>> Le 28/02/11 16:46, Leigh Johnston a crit :
    >>
    >>>> There is no point in deleting anything since it is the main() function
    >>>> and the OS will cleanup stuff anyway.

    >>

    >
    >>
    >> Some of the principles there apply here, specifically the 'Never free()'
    >> strategy.
    >>
    >> This strategy avoids all problems associated with free() (in C++
    >> "delete") by never freeing or deleting any memory and allowing the
    >> OS to clean up everything much more efficiently.
    >>

    >
    > If you really mean it, it would need a more careful explanation than
    > that.
    > delete is destructor + deallocation.
    >
    > I would immediately agree that memory deallocation operations of
    > objects can be skipped when you have a more global memory management.
    > It could be the process ending, or it could be some memory pool
    > library allocator or garbage collector library.
    > However, claiming that you can skip destructors would need a more
    > careful explanation. Even when I have some memory managment that
    > collectes my memory garbage, I would keep away from skipping
    > destructors, especially as a general notion.
    >
    > itaj
    >
    >


    It depends on what the destructor does. If the destructor starts just
    managing memory (for instance deletes embedded objects) it is not
    necessary to use it if the program is exiting anyway.

    Other stuff (like open files, for instance) are closed anyway
    automatically by the runtime, so it is not necessary to take care of
    that also.
     
    jacob navia, Feb 28, 2011
    #8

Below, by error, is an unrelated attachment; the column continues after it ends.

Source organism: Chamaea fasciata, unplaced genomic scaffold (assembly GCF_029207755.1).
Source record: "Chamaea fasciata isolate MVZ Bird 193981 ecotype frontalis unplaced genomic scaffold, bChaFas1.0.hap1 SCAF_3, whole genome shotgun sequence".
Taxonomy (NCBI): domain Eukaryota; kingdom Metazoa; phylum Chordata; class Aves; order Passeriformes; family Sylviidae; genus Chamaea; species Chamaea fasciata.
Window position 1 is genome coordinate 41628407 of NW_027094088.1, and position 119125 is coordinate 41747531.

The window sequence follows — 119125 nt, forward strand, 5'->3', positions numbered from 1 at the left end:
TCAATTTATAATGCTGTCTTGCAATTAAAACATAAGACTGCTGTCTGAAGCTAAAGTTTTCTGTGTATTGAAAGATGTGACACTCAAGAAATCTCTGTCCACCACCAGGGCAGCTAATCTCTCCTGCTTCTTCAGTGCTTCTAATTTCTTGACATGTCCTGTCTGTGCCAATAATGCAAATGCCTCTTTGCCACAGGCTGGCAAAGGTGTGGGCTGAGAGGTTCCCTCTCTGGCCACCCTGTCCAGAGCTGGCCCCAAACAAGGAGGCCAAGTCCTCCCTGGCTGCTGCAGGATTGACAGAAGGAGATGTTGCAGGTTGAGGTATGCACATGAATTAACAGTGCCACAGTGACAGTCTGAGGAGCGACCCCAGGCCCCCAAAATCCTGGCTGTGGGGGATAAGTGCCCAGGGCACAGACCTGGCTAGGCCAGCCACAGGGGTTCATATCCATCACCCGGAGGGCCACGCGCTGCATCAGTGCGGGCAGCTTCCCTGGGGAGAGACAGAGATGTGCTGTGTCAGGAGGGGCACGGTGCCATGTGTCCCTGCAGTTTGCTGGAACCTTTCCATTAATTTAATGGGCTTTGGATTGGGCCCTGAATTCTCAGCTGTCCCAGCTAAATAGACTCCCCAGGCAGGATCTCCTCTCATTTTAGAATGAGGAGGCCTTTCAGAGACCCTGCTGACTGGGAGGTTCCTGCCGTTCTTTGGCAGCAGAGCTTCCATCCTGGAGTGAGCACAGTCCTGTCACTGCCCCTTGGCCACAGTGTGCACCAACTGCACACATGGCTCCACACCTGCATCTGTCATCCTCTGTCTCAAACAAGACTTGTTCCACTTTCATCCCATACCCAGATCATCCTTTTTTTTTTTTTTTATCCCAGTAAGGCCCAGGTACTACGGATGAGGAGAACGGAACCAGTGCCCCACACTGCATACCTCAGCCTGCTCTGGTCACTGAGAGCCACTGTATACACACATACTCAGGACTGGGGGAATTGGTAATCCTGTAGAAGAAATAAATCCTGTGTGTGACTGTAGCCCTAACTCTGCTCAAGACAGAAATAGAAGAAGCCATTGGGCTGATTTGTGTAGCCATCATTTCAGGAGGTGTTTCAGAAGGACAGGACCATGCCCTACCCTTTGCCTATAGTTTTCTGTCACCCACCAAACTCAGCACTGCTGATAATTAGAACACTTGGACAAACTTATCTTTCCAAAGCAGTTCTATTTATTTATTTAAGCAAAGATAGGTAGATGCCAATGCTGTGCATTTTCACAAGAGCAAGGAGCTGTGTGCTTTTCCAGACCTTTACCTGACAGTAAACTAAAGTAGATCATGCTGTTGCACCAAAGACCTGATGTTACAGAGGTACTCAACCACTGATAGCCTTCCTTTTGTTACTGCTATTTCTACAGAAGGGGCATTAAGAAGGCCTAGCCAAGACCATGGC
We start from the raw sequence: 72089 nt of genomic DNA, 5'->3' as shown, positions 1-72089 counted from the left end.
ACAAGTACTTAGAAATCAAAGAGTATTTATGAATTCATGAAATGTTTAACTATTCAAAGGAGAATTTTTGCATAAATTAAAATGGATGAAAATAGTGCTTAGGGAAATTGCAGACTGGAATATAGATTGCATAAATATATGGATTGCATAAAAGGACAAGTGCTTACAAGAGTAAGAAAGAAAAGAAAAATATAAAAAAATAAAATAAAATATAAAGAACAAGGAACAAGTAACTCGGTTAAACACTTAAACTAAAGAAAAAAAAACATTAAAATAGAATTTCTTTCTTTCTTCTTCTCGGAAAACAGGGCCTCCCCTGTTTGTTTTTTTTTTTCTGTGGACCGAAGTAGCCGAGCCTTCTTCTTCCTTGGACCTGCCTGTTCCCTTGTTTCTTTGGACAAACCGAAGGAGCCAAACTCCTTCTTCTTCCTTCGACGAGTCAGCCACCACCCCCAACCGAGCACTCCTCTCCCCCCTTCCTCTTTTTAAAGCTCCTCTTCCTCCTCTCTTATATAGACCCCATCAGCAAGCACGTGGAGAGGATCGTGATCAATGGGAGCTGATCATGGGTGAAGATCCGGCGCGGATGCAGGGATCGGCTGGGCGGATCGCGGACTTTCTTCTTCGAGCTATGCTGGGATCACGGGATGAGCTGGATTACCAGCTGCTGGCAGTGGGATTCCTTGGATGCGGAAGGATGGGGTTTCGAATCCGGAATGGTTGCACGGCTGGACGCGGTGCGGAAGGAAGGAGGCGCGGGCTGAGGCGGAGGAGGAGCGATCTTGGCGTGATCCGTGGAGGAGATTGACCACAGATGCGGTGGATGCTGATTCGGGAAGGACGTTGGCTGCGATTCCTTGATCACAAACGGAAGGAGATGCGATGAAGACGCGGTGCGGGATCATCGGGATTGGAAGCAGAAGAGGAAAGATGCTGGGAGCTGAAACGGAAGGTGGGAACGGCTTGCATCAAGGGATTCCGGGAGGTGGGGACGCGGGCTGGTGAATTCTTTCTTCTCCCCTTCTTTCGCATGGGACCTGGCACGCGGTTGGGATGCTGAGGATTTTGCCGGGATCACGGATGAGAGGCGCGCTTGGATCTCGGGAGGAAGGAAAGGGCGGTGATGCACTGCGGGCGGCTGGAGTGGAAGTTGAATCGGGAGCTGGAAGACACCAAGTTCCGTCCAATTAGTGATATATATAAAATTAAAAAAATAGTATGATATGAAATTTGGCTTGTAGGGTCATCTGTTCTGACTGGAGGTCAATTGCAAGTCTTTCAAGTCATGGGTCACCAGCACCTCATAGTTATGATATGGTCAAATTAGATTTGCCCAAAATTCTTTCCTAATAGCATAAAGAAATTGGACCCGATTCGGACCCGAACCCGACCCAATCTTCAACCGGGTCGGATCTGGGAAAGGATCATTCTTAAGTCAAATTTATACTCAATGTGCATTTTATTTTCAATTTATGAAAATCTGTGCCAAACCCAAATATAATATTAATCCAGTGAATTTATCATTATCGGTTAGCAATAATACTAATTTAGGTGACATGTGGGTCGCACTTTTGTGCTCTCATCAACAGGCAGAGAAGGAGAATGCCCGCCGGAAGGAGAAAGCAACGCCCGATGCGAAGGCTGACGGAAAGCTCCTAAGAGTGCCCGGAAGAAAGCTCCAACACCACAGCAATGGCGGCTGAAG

9. Mark

    jacob navia Guest

    Le 28/02/11 18:31, Leigh Johnston a écrit :

    > One should get into the habit of always deleting what you new to avoid
    > memory leaks. Programs which allocate everything up front and require no
    > deallocations until program termination are few and far between;


    I mentioned two examples: a compiler and other command line utilities.

    In general all transient programs (i.e. those designed to do one task
    and exit immediately) can benefit from this strategy.

    > your
    > eschewing of deletes mostly smells of premature optimization which would
    > result in code that is a nightmare to maintain as you would have to
    > constantly worry if a particular allocation is a one-off or if leaked
    > would result in unacceptable increased memory usage during program run.
    >


    If your allocation concerns an important chunk of memory yes, you
    should delete it if you recycle objects. In many cases however
    (and in the case at hand in the example that started this discussion)
    there is no need to worry about it.

    > Perhaps you would prefer a garbage collected language such as Java?
    >


    My compiler system (lcc-win) offers in its standard distribution a
    garbage collector. It is used also in C++ programs. But obviously
    you think (as all those "language patriots" that C++is the best
    language on the world, and that Java is a kind of atrocious horror
    that will scare me (and others) if you just mention it.

    > Perhaps you would prefer a garbage collected language such as Java?
    >


    Perhaps I would prefer that C++ people would acknowledge this
    huge HOLE in their (so complicated) language and plug it some time...

    But what, learning from other languages and using the good features they
    have?

    NEVER. C++ is the best and there is nothing outside, only BAD languages.

    > Here are three adjectives which *still* describe you as a *C++* programmer:
    >
    > 1) cowboy
    > 2) sloppy
    > 3) slapdash
    >


    Yes, that is your opinion. Who cares about it? Surely not me.

    I know this kind of people that pontificate in newsgroups, distributing
    "good" or "bad" points without proposing any arguments really.

    Why would the absence of "delete" when the program is exiting be "bad"?